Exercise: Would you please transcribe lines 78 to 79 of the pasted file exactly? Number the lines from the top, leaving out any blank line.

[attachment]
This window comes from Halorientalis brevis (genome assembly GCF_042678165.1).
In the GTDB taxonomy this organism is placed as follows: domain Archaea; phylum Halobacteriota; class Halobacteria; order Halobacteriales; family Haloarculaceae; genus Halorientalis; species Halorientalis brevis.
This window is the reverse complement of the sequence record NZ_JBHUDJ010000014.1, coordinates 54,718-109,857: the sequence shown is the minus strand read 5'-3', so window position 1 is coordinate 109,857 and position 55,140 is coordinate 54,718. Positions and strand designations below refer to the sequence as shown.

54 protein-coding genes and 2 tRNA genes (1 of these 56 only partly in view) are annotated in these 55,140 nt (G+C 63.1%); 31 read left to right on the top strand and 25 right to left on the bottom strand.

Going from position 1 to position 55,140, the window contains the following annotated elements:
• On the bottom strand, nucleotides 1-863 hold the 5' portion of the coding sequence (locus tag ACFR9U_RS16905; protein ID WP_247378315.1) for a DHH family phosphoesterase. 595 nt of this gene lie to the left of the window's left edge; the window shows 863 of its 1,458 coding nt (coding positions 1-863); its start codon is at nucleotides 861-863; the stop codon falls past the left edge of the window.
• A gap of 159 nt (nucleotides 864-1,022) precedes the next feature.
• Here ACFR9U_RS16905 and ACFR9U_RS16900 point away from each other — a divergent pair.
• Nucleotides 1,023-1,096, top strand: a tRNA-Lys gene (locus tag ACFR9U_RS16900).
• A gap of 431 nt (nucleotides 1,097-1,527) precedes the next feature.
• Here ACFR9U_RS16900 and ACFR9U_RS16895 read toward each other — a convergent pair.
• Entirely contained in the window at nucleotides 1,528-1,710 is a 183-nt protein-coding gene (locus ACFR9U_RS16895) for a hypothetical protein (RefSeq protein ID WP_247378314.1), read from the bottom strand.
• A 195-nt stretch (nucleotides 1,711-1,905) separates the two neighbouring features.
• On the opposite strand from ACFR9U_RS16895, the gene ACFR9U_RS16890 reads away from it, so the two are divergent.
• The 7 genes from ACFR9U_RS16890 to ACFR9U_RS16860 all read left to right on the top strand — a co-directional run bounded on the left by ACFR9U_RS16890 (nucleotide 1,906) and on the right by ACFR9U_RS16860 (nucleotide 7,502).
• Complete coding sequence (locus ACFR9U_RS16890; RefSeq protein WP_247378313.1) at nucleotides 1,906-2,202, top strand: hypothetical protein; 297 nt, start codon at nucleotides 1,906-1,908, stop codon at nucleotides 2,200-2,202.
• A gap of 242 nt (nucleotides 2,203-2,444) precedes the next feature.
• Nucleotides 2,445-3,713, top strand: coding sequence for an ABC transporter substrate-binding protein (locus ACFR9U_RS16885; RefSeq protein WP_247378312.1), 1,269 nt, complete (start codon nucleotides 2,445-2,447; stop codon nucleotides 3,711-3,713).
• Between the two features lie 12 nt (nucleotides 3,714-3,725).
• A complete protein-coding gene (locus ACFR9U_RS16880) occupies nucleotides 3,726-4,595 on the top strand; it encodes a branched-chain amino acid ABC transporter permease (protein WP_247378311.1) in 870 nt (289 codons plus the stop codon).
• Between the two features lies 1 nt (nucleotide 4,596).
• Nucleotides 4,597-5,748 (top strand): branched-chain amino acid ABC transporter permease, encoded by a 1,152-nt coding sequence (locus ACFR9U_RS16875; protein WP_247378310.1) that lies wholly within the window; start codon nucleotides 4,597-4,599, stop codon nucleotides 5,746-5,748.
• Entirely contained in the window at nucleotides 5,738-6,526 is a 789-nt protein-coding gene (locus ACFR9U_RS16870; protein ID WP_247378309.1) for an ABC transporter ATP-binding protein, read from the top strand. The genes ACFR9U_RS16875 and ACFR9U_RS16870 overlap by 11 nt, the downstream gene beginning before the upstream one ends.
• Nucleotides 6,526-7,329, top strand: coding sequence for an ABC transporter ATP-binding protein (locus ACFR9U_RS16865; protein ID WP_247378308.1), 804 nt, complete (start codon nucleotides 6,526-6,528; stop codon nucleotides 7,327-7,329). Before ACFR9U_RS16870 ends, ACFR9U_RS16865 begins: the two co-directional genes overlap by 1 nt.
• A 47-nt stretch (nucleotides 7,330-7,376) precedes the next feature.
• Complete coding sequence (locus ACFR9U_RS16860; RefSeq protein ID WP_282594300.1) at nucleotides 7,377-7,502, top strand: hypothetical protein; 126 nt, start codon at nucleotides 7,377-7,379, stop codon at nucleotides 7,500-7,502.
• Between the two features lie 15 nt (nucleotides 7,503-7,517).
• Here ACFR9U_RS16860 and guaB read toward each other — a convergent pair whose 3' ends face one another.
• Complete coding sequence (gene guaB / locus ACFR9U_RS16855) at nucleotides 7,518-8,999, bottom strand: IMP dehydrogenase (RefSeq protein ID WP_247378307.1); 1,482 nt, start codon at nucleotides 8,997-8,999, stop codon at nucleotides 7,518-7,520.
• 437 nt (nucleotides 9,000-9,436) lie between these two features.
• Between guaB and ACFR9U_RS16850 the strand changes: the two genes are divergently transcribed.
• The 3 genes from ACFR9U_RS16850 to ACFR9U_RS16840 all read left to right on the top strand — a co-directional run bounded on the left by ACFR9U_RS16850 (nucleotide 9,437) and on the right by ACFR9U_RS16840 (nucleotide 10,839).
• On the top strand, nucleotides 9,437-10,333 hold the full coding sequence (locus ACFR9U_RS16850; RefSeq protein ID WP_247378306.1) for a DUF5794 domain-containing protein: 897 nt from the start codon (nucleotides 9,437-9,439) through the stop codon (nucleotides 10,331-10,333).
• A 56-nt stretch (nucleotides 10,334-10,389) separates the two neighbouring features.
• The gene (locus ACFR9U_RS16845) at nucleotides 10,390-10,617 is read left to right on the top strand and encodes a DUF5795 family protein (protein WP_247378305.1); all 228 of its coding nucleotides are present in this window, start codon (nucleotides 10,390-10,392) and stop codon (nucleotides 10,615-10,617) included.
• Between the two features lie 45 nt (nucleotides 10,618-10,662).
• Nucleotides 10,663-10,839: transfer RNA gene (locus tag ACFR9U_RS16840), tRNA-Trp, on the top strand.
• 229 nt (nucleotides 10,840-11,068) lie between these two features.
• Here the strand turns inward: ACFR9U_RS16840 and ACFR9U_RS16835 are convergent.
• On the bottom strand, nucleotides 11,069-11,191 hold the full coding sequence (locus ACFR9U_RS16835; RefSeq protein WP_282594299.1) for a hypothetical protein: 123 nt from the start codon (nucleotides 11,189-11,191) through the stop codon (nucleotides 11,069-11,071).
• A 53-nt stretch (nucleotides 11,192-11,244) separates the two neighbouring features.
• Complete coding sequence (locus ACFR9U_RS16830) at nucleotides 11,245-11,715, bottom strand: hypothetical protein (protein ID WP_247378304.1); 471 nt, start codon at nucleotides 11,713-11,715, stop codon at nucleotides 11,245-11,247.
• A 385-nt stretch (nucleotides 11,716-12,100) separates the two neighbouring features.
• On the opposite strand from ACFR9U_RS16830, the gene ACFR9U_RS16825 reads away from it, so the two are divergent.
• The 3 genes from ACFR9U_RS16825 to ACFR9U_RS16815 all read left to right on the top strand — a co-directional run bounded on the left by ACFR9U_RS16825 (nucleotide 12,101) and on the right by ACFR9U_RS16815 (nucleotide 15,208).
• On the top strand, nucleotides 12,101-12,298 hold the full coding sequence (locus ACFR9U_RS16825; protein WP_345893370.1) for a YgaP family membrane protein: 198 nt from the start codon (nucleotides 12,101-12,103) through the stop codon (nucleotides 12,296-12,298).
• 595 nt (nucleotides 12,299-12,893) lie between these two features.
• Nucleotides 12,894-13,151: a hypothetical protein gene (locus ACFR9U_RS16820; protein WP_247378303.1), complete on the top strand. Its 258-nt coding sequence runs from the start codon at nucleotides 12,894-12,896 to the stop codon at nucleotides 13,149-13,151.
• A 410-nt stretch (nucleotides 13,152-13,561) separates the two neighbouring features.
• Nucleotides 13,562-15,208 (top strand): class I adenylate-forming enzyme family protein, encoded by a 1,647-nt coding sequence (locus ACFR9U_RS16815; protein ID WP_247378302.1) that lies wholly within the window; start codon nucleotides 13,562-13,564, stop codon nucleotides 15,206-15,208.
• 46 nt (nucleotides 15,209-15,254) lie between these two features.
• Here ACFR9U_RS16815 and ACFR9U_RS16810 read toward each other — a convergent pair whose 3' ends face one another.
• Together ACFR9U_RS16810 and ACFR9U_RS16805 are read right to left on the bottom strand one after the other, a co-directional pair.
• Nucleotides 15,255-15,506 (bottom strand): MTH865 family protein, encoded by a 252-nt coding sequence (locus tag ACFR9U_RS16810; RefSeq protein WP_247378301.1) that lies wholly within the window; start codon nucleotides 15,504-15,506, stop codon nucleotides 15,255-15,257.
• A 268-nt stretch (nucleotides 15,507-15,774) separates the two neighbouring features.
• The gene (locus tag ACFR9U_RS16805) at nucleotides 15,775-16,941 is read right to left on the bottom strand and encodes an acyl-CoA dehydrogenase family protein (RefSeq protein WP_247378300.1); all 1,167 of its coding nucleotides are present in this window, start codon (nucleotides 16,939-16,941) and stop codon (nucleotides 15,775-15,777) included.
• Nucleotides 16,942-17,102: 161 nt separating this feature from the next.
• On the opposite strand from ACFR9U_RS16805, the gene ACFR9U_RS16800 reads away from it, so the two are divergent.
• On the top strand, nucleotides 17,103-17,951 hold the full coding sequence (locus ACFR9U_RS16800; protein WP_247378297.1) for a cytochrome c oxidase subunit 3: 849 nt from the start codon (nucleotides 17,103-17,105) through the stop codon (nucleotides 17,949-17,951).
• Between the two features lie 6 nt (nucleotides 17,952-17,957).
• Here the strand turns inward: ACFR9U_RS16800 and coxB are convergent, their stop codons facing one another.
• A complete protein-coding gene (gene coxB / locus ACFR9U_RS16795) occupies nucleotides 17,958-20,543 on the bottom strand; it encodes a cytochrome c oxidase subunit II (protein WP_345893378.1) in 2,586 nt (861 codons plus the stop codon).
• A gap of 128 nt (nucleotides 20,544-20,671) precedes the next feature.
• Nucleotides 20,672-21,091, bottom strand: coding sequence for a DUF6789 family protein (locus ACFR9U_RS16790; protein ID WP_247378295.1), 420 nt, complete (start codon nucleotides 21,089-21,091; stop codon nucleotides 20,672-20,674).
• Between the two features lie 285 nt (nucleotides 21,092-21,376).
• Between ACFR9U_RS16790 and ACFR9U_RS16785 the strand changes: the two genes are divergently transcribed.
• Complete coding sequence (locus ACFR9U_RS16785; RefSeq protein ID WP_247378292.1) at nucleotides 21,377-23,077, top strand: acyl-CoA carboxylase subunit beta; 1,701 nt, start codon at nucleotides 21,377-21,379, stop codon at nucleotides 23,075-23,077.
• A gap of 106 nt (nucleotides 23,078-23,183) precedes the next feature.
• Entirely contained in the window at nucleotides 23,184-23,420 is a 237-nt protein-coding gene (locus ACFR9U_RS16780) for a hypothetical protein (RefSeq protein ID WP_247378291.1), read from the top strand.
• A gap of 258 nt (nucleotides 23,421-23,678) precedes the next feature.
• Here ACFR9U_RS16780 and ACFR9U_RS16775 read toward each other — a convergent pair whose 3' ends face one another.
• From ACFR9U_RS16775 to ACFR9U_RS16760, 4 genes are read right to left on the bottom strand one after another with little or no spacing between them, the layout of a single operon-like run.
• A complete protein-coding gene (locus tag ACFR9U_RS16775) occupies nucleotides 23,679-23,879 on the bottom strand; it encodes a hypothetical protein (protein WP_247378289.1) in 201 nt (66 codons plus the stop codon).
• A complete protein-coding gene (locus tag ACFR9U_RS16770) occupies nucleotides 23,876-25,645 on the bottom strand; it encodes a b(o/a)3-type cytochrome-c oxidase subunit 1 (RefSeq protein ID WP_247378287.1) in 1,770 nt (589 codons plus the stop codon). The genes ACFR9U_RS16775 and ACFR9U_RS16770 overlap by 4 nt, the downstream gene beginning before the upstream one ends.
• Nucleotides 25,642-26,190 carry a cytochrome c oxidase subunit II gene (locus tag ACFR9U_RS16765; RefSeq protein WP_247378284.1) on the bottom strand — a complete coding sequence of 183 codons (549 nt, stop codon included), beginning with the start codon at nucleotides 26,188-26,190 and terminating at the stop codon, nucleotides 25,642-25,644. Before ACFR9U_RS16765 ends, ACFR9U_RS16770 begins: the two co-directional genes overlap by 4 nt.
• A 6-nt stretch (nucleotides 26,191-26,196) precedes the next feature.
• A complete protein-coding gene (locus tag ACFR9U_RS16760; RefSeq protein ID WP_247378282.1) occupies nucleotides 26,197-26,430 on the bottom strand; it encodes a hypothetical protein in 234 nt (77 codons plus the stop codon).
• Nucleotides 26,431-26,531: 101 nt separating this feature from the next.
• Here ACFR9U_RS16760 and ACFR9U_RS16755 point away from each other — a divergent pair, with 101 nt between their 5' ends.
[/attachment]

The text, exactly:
• Nucleotides 26,431-26,531: 101 nt separating this feature from the next.
• Here ACFR9U_RS16760 and ACFR9U_RS16755 point away from each other — a divergent pair, with 101 nt between their 5' ends.